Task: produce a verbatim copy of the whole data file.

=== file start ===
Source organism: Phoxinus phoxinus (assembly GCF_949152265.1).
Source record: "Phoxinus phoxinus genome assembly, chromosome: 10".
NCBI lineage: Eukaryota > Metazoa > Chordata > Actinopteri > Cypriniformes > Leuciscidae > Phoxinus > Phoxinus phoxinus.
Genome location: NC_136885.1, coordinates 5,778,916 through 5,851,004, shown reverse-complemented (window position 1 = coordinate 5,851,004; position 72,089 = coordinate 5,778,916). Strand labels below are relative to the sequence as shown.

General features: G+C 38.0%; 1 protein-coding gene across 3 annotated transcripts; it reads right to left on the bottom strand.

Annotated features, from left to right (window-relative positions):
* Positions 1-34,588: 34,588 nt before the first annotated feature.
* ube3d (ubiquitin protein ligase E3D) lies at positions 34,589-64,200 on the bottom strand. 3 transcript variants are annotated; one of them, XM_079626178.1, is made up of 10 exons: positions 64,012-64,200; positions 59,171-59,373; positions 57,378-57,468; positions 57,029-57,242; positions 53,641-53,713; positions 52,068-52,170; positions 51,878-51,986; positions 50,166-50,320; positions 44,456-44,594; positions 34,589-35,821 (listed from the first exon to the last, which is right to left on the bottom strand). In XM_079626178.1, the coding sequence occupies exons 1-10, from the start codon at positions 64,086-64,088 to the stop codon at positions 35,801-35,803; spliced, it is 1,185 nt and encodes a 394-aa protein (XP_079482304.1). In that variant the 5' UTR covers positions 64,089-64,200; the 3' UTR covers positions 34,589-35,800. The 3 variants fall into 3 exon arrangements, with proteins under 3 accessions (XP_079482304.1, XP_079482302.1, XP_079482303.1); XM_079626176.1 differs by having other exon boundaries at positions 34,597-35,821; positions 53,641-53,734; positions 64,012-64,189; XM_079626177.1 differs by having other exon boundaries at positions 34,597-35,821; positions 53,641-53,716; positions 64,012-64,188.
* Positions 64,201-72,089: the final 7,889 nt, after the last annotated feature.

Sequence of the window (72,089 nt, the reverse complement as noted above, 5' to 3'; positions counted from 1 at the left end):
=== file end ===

Source organism: Phoxinus phoxinus (assembly GCF_949152265.1).
Source record: "Phoxinus phoxinus genome assembly, chromosome: 10".
NCBI lineage: Eukaryota > Metazoa > Chordata > Actinopteri > Cypriniformes > Leuciscidae > Phoxinus > Phoxinus phoxinus.
Genome location: NC_136885.1, coordinates 5,778,916 through 5,851,004, shown reverse-complemented (window position 1 = coordinate 5,851,004; position 72,089 = coordinate 5,778,916). Strand labels below are relative to the sequence as shown.

General features: G+C 38.0%; 1 protein-coding gene across 3 annotated transcripts; it reads right to left on the bottom strand.

Annotated features, from left to right (window-relative positions):
* Positions 1-34,588: 34,588 nt before the first annotated feature.
* ube3d (ubiquitin protein ligase E3D) lies at positions 34,589-64,200 on the bottom strand. 3 transcript variants are annotated; one of them, XM_079626178.1, is made up of 10 exons: positions 64,012-64,200; positions 59,171-59,373; positions 57,378-57,468; positions 57,029-57,242; positions 53,641-53,713; positions 52,068-52,170; positions 51,878-51,986; positions 50,166-50,320; positions 44,456-44,594; positions 34,589-35,821 (listed from the first exon to the last, which is right to left on the bottom strand). In XM_079626178.1, the coding sequence occupies exons 1-10, from the start codon at positions 64,086-64,088 to the stop codon at positions 35,801-35,803; spliced, it is 1,185 nt and encodes a 394-aa protein (XP_079482304.1). In that variant the 5' UTR covers positions 64,089-64,200; the 3' UTR covers positions 34,589-35,800. The 3 variants fall into 3 exon arrangements, with proteins under 3 accessions (XP_079482304.1, XP_079482302.1, XP_079482303.1); XM_079626176.1 differs by having other exon boundaries at positions 34,597-35,821; positions 53,641-53,734; positions 64,012-64,189; XM_079626177.1 differs by having other exon boundaries at positions 34,597-35,821; positions 53,641-53,716; positions 64,012-64,188.
* Positions 64,201-72,089: the final 7,889 nt, after the last annotated feature.

Sequence of the window (72,089 nt, the reverse complement as noted above, 5' to 3'; positions counted from 1 at the left end):